Casemix and Socio-Economic Demographics: One potential driver of hospital spending is an increasingly sick and aging patient population. We used (a) the Medicare casemix index to control the general severity of illness of the patient population (with the assumption that sicker patients are more costly to treat). We also included local demand-side socio-economic characteristics and physician supply, which include (b) per capita income at the county level, (c) unemployment rate, (d) percent of elderly population, and (e) number of physicians per capita.
Hospital Payer Mix: A hospital’s total net patient revenue depends on the mix of revenues from different payers. Revenues from private payers can be affected by payment generosity of public payers. Therefore, we included a payer-mix variable for Medicare and Medicaid each, which calculates the percent of total hospital revenue that is paid for by Medicare and Medicaid at the state level, respectively.
Figure 1 presents the aggregated time series of overall trend data for total hospital spending (average net patient revenue) per capita and utilization (adjusted patient days) per capita between 2001 and 2009. With the weakening of managed care since the late 1990s, one would expect hospital utilization to grow quickly. However, utilization appears to account for a very limited portion of the total growth in net patient revenue. During 2001 to 2009, nominal and real (deflated by consumer price index) total net patient revenue grew by 64% and 42%, respectively, while utilization grew by a total of nine percent only. This trend implies that much of the large revenue growth is caused by more expensive payment per unit of adjusted hospital day, and that these trends are more than a short-term phenomenon.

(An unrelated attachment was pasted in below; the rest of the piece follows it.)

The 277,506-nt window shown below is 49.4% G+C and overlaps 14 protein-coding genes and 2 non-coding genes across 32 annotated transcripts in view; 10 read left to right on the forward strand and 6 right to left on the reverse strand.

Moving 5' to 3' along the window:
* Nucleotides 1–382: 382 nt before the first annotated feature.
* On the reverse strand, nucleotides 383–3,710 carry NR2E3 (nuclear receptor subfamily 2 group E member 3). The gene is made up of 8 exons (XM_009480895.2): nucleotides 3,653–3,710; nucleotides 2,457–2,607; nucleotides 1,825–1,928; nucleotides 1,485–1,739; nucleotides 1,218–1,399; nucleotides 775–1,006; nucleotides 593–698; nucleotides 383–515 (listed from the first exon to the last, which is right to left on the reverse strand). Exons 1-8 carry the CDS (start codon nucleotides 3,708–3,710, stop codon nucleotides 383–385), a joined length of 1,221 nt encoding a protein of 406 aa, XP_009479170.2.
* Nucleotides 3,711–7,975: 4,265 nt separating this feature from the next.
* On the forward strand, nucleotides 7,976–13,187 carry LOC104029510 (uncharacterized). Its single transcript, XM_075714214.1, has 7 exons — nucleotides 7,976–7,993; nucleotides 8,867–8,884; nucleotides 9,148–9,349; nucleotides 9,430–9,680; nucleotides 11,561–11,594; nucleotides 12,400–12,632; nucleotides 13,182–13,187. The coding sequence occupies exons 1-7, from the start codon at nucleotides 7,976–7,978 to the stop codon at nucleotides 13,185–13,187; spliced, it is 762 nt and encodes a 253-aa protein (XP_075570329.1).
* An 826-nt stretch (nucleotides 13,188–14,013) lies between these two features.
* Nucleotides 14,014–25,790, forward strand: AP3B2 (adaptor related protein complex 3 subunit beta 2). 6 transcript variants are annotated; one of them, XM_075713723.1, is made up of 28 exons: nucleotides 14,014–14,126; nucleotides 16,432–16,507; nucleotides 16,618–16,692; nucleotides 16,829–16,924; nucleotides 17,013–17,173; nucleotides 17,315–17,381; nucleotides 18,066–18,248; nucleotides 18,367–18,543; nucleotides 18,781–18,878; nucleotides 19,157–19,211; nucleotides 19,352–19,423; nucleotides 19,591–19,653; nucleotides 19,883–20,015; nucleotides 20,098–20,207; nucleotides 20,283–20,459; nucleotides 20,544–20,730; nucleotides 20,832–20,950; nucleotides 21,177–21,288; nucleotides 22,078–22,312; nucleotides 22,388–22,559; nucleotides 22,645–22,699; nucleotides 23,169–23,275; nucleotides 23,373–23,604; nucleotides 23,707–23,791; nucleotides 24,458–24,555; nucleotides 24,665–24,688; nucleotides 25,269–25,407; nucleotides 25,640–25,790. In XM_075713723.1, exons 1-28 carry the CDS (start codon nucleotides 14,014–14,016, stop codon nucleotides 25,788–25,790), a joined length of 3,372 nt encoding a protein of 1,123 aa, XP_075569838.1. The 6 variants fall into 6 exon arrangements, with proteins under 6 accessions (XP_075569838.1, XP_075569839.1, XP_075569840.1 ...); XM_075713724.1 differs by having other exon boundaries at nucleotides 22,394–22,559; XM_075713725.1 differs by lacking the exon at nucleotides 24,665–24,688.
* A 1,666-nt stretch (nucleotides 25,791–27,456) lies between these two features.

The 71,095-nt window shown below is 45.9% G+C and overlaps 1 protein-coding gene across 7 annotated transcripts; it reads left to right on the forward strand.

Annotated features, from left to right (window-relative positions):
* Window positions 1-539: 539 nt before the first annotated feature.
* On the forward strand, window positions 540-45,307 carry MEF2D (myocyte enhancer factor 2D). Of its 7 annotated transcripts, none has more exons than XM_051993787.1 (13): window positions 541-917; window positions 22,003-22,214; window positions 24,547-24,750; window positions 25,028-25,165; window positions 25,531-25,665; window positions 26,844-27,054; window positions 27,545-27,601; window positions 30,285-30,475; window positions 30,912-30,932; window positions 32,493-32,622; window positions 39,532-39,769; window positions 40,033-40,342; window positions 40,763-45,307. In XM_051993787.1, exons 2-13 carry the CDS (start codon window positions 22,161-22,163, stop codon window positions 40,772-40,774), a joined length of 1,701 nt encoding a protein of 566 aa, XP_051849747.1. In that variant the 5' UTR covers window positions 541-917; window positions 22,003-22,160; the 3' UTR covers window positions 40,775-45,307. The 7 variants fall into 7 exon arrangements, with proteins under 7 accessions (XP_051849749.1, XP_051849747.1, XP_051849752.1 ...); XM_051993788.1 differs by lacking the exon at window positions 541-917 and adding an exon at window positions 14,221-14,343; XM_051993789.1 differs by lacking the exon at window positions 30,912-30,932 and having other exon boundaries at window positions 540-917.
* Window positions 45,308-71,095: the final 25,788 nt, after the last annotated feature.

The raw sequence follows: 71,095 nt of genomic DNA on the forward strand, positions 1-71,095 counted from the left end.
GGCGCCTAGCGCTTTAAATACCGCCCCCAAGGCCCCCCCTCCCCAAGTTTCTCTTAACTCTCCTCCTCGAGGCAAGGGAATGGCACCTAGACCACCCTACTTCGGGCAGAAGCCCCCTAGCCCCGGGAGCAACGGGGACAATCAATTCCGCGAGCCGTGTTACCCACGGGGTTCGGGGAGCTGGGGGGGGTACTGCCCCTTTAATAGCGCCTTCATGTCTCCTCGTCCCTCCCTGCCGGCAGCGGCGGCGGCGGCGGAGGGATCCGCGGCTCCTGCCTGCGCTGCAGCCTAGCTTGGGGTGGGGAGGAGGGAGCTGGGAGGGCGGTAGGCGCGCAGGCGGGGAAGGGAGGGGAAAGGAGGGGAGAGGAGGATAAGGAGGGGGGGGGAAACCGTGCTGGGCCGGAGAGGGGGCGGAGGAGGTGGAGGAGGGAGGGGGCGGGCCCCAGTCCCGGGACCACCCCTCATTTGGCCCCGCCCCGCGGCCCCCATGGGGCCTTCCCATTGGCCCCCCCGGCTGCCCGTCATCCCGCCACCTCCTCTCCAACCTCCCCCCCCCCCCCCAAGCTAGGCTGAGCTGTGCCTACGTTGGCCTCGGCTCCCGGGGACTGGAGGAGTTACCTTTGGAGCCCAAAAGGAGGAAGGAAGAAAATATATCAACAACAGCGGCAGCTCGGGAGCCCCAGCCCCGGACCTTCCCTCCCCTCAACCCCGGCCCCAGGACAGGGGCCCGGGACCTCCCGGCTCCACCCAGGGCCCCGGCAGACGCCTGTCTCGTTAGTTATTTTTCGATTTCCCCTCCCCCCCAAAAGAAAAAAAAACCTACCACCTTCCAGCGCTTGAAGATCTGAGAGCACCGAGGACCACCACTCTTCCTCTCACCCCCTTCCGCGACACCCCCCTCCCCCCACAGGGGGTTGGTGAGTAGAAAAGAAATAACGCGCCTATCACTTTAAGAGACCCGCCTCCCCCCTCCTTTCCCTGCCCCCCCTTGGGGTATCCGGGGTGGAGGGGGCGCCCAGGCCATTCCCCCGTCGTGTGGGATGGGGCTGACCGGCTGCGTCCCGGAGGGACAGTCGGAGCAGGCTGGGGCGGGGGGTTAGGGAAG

Table 1 provides summary statistics of the potential drivers of hospital spending that are used in the decomposition analysis. This table shows that the largest changes between 2001 and 2007 occurred in the staffing and labor costs, technology expansion, and market competition categories. The number of FTEs per bed has increased, mainly because of an increase (25%) in RNs per bed. The hospital’s average labor-related cost rose by 16%. PET and PTCA have expanded significantly: the number of hospitals owning PET increased by 35%, and the number of Medicare AMI patients receiving PTCA rose by 27%. The insurance market structure has changed as well: total managed care penetration (combined HMO and PPO penetration) declined by 12%, while the market’s concentration increased by 11%. Hospital market concentration has remained relatively stable. Other important changes are that share of FP hospitals increased by four percent, and that hospitals have either become small (hospitals with fewer than 100 beds grew by 11%) or very large (hospitals with more than 500 beds grew by 20%).